The wing anticipates it will receive more doses “over the coming weeks,” Chapman added.

Availability has varied within Europe between services, countries and within garrisons. U.S. Army Garrison Rheinland-Pfalz’s Baumholder community announced appointment registration for its entire population in a Facebook post this week.

About 25 miles south, Landstuhl Regional Medical Center and its thousands of beneficiaries are mostly waiting. The hospital said in a statement that they “expect to begin vaccinating” a tier that includes those with high-risk medical conditions next week.

Several of those considered high risk who were able to get vaccinated counted themselves lucky.

Bill Black, 67, a Marine Corps retiree and his wife, Judy, were vaccinated Monday in Wiesbaden, Germany.

“Judy has a sore arm. I have a sore head after celebrating last night,” Black said Tuesday.

Black was ready to fly to the Navy base in Naples to get inoculated before being turned away. Naples has been well ahead of most installations in Europe since January. The base reported last month that 40% of its population had been fully vaccinated.

There’s also been some progress elsewhere in Italy. The Army in Vicenza opened inoculations to those with one or more high-risk conditions this week. But at other bases, campaigns continue to stall.

The Army’s Bavaria garrison clinic in Hohenfels said Monday that no additional vaccine was received or administered last week, and none is expected this week.

“Rest assured, we are diligently advocating for our clinic to receive more vaccinations for the community,” the clinic said in a Facebook post.

Some Americans have appealed to Congress for help.

Emilee Seger, 31, and her husband, a Defense Department civilian at Ramstein, began writing to their federal and state elected officials in Ohio last month, urging them to make the U.S. military community in Europe a priority, she said.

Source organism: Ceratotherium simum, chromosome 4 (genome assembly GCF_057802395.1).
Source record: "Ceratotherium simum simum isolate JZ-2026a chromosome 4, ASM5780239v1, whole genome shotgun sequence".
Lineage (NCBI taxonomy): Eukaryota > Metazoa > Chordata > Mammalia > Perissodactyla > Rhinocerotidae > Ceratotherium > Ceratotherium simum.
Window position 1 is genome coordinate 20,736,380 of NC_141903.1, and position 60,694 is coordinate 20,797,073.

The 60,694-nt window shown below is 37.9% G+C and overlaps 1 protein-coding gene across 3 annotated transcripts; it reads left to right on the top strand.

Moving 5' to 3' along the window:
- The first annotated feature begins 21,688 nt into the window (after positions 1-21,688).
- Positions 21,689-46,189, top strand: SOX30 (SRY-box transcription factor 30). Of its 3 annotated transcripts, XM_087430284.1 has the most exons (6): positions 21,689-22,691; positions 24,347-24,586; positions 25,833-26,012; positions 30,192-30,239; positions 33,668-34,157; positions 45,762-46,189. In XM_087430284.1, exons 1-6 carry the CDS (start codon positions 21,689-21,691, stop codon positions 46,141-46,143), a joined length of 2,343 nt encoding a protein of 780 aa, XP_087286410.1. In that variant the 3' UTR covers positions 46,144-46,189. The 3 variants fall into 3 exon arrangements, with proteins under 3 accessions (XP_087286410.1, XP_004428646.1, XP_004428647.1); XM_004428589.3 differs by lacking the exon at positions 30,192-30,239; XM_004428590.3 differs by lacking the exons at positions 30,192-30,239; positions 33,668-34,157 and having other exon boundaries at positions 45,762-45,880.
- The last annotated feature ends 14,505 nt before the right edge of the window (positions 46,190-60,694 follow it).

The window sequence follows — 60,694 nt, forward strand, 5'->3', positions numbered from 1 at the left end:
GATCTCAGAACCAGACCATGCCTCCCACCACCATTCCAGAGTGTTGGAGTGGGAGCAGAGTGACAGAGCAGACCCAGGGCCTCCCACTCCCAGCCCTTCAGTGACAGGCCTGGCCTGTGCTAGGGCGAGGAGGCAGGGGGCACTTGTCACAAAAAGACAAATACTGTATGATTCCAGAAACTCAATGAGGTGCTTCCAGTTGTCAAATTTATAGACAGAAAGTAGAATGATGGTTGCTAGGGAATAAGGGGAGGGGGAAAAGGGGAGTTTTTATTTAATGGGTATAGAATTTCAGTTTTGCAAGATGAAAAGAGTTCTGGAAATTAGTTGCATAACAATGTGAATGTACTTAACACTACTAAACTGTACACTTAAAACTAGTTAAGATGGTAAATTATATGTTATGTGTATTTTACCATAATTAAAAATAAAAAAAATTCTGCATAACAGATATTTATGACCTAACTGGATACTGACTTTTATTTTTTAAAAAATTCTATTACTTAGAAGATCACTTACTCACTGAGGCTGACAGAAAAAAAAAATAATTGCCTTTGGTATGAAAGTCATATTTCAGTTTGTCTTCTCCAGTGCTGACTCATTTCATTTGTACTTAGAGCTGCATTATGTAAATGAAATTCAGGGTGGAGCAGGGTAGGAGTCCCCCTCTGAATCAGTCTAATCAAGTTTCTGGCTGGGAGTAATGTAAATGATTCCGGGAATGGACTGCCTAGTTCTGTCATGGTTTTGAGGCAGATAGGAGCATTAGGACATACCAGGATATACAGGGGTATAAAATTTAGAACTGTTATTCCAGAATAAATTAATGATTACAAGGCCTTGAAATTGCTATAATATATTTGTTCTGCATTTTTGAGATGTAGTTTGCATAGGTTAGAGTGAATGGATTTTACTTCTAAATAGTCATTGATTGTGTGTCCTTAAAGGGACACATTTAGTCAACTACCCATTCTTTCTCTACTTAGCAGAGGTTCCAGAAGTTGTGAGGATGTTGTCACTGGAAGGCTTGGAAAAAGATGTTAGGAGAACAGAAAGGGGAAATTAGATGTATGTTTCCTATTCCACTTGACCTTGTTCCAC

Ohio is among more than a dozen states that have expanded coronavirus vaccine eligibility to anyone 16 and older.

“The fact that we aren’t even close to that over here and it’s that many less people, is very frustrating,” she said.

In Belgium, Sonja Nieuwejaar, 46, a civilian spouse in Mons, reached out to her New Hampshire lawmakers.

“DOD when it fights a war, the machinery kicks in but in the fight against COVID, it seems like DOD was unprepared and I’m not sure what happened,” she said.

In correspondence with Congressional staffers, Seger and Nieuwejaar were told the Pentagon expects to begin making the vaccine available to stateside and overseas healthy personnel and families in early May.

“Just to have a marker on the calendar was encouraging,” Nieuwejaar said, “versus this up in the air, we have no idea” when vaccinations will be available.

The Pentagon did not immediately confirm this timeline when asked by Stars and Stripes on Tuesday.

Lt. Gen. Ronald Place, the Defense Health Agency director, said Tuesday on Twitter that he expects everyone in DOD to have vaccine access by May 1. That projection, however, depends on how quickly the department can get vaccines, Place said at a Pentagon briefing last month.

Outside of Europe, several bases are already well ahead of that timeline.

Fort Bragg, N.C., opened appointments to everyone 16 and up starting Tuesday.

“There are plenty of good appointments available this week,” a message on the base’s Facebook page said Monday. The base offers the Pfizer vaccine, which is recommended for people 16 years of age and older, according to CDC guidance, which recommends Moderna for those 18 and older.

Elsewhere overseas, U.S. Forces Korea announced that the Johnson & Johnson vaccine would be available for anyone 18 and older starting Thursday. U.S. Central Command announced weeks ago that it would be receiving large vaccine shipments and expected the majority of its personnel to be inoculated by early April.

svan.jennifer@stripes.com Twitter: @stripesktown